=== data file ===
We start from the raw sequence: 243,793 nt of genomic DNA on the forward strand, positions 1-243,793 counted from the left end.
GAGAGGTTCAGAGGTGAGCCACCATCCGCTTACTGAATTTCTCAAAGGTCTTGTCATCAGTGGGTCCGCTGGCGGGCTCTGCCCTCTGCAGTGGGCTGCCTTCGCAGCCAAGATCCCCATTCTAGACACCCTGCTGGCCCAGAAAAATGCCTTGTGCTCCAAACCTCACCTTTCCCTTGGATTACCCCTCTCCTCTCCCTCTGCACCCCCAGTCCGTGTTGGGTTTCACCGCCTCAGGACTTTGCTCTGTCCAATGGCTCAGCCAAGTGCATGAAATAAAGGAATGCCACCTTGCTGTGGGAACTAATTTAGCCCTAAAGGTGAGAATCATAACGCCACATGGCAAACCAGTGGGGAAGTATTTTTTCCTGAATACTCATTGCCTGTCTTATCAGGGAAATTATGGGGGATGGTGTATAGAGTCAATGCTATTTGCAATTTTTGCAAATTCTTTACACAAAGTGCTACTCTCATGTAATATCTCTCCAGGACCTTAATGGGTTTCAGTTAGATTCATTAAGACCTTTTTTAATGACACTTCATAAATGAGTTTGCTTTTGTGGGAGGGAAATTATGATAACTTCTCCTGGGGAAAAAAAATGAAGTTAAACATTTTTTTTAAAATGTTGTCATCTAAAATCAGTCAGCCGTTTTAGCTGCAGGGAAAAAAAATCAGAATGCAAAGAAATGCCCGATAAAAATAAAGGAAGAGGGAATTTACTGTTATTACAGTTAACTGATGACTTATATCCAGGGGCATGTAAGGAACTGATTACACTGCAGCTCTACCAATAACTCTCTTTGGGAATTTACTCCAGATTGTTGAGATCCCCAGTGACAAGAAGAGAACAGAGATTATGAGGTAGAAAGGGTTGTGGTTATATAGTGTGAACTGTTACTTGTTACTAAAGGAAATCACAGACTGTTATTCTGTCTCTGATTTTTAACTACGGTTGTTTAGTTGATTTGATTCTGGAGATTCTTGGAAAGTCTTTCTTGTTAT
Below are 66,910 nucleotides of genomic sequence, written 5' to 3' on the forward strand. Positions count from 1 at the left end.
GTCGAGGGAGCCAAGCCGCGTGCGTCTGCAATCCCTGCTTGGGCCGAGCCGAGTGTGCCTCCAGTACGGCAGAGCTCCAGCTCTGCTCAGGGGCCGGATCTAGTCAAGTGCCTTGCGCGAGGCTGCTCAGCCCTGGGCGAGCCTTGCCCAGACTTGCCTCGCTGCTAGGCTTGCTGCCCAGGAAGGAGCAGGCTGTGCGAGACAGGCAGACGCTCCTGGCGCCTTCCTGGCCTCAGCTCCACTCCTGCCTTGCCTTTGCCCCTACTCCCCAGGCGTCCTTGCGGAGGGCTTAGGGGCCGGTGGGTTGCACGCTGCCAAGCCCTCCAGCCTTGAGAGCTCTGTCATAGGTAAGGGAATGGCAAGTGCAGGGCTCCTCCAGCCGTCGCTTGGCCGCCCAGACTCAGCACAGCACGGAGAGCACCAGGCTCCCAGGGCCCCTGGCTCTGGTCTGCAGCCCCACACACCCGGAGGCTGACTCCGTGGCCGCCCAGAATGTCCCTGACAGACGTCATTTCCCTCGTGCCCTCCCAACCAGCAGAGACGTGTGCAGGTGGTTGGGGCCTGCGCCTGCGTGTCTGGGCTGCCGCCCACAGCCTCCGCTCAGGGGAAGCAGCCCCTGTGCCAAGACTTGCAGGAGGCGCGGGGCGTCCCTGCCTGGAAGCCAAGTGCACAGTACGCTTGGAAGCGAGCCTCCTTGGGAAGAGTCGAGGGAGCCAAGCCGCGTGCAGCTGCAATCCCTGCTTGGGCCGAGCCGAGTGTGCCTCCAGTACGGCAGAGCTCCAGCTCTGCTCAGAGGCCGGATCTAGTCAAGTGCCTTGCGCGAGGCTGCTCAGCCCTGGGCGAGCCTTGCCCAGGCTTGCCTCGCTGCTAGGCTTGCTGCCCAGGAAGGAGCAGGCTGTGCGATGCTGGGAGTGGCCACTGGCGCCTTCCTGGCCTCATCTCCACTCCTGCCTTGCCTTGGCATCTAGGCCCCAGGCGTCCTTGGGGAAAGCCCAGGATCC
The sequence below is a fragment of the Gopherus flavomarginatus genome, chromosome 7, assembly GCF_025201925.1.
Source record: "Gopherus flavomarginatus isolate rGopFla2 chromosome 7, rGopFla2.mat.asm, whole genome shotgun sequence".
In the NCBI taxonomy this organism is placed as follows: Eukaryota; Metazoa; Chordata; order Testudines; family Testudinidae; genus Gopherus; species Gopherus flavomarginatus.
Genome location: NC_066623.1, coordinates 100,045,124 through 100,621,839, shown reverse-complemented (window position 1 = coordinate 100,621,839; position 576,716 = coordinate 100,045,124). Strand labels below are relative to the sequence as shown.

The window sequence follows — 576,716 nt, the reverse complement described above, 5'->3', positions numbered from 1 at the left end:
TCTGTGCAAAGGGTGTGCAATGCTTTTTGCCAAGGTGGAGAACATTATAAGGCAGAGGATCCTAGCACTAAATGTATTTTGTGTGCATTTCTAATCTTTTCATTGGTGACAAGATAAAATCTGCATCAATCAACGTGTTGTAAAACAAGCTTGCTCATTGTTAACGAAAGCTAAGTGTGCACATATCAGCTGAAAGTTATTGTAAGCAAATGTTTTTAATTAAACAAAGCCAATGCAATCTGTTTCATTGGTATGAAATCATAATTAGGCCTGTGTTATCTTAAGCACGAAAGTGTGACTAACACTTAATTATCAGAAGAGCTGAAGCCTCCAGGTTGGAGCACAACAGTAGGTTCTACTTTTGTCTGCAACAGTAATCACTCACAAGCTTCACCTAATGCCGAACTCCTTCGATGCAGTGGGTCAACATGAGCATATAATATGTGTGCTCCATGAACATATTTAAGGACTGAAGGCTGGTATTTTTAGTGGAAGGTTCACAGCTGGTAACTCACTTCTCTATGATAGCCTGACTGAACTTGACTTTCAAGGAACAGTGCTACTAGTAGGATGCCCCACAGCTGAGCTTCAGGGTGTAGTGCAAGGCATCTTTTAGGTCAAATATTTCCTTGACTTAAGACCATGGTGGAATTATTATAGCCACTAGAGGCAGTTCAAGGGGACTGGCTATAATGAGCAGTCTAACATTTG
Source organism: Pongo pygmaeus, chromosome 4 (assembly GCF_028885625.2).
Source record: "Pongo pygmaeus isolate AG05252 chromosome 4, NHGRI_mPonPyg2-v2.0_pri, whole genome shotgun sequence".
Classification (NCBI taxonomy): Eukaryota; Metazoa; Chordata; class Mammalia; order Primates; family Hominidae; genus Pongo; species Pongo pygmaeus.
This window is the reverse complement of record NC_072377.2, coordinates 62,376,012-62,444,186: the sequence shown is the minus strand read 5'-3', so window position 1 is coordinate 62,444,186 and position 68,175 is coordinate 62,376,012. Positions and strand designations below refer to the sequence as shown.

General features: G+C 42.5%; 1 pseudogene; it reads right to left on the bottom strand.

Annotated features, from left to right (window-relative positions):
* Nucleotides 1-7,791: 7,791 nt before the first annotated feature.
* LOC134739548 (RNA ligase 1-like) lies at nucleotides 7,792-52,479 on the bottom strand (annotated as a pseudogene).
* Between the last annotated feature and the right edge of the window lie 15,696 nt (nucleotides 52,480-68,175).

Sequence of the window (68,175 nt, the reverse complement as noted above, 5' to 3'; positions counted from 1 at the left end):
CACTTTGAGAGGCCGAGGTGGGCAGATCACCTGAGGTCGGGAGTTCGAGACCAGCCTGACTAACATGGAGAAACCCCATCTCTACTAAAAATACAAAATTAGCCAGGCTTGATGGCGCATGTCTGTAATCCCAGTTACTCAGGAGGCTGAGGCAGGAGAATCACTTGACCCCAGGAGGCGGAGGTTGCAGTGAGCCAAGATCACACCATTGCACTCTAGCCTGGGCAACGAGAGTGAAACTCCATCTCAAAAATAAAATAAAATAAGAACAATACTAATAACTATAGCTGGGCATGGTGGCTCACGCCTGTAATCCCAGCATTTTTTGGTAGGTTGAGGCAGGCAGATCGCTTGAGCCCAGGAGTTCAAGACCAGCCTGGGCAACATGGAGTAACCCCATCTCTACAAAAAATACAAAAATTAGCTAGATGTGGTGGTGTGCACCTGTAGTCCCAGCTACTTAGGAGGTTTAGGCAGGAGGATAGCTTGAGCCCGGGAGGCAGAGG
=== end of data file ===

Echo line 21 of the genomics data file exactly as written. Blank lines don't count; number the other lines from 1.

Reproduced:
CACTTTGAGAGGCCGAGGTGGGCAGATCACCTGAGGTCGGGAGTTCGAGACCAGCCTGACTAACATGGAGAAACCCCATCTCTACTAAAAATACAAAATTAGCCAGGCTTGATGGCGCATGTCTGTAATCCCAGTTACTCAGGAGGCTGAGGCAGGAGAATCACTTGACCCCAGGAGGCGGAGGTTGCAGTGAGCCAAGATCACACCATTGCACTCTAGCCTGGGCAACGAGAGTGAAACTCCATCTCAAAAATAAAATAAAATAAGAACAATACTAATAACTATAGCTGGGCATGGTGGCTCACGCCTGTAATCCCAGCATTTTTTGGTAGGTTGAGGCAGGCAGATCGCTTGAGCCCAGGAGTTCAAGACCAGCCTGGGCAACATGGAGTAACCCCATCTCTACAAAAAATACAAAAATTAGCTAGATGTGGTGGTGTGCACCTGTAGTCCCAGCTACTTAGGAGGTTTAGGCAGGAGGATAGCTTGAGCCCGGGAGGCAGAGG